House Republicans Denounce Federal Labor Board's Actions as Threatening Colleges

Rep. Virginia Foxx of North Carolina, chair of one of the two subcommittees that held the hearing, said the NLRB was seeking to expand its authority over private colleges in ways that will "make it more difficult for colleges to offer a quality education at an affordable price."
September 12, 2012

The National Labor Relations Board appeared to undergo trial in absentia before Congress on Wednesday, as Republican members of the House of Representatives held a hearing to accuse the board of encouraging the unionization of private-college employees in ways that threaten college affordability and academic freedom.

Throughout the highly polarized proceedings, members of the Republican majority assailed several of the labor board's recent actions dealing with private colleges as part of a campaign to give unions more control over such institutions. Democratic House members accused their Republican counterparts of fretting over nonexistent problems, arguing that the witnesses on hand had not produced any evidence to back allegations that a board dominated by President Barack Obama's appointees was making decisions that would erode academic freedom or cause tuition to climb.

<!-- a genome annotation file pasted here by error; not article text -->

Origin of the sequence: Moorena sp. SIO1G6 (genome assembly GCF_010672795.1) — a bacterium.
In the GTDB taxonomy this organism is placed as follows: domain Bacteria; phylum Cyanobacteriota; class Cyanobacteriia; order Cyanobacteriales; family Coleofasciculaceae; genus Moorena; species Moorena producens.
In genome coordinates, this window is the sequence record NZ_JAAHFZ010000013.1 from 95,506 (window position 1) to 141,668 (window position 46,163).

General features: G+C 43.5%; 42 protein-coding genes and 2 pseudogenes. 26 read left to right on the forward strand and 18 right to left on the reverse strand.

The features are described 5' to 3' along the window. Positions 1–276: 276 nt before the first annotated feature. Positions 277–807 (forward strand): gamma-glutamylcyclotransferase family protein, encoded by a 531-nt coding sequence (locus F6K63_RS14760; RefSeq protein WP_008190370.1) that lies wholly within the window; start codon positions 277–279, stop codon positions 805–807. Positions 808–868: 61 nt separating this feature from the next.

Rep. Robert E. Andrews, a Democrat from New Jersey, protested that many of the questions being asked at the hearing were "premature" because the board has not yet rendered decisions related to many of the matters being discussed. Considering the many other problems the nation faces, he said, "the choice of agenda that the majority continues to pursue is not only diversionary but counterproductive."

The National Labor Relations Board itself was not represented at the hearing, which was jointly held by Committee on Education and the Workforce's Subcommittee on Higher Education and Workforce Training and Subcommittee on Health, Employment, Labor, and Pensions, which oversees the NLRB. Nancy Cleeland, a spokeswoman for the board, declined to comment on the proceedings.

What, if anything, will come from the hearing remains unclear. Alexandra H. Sollberger, a spokeswoman for the House education committee, said in an e-mail that Congress is not considering any legislation dealing with NLRB oversight of unionization at private colleges. (Public colleges' unions are governed by state law.) Ms. Sollberger added, however, that the committee "will certainly be watching these issues closely" to decide if "future oversight efforts or legislative activity is necessary."

But Wednesday's hearing at least made abundantly clear how leading House Republicans feel about several of the NLRB's recent actions: its refusals to grant three religious colleges exemption from its oversight; its decision to reconsider a 2004 ruling denying graduate assistants at private colleges the right to unionize; and its decision to rethink its standards for determining which faculty members at private colleges are employees who can collectively bargain or managers ineligible for union representation.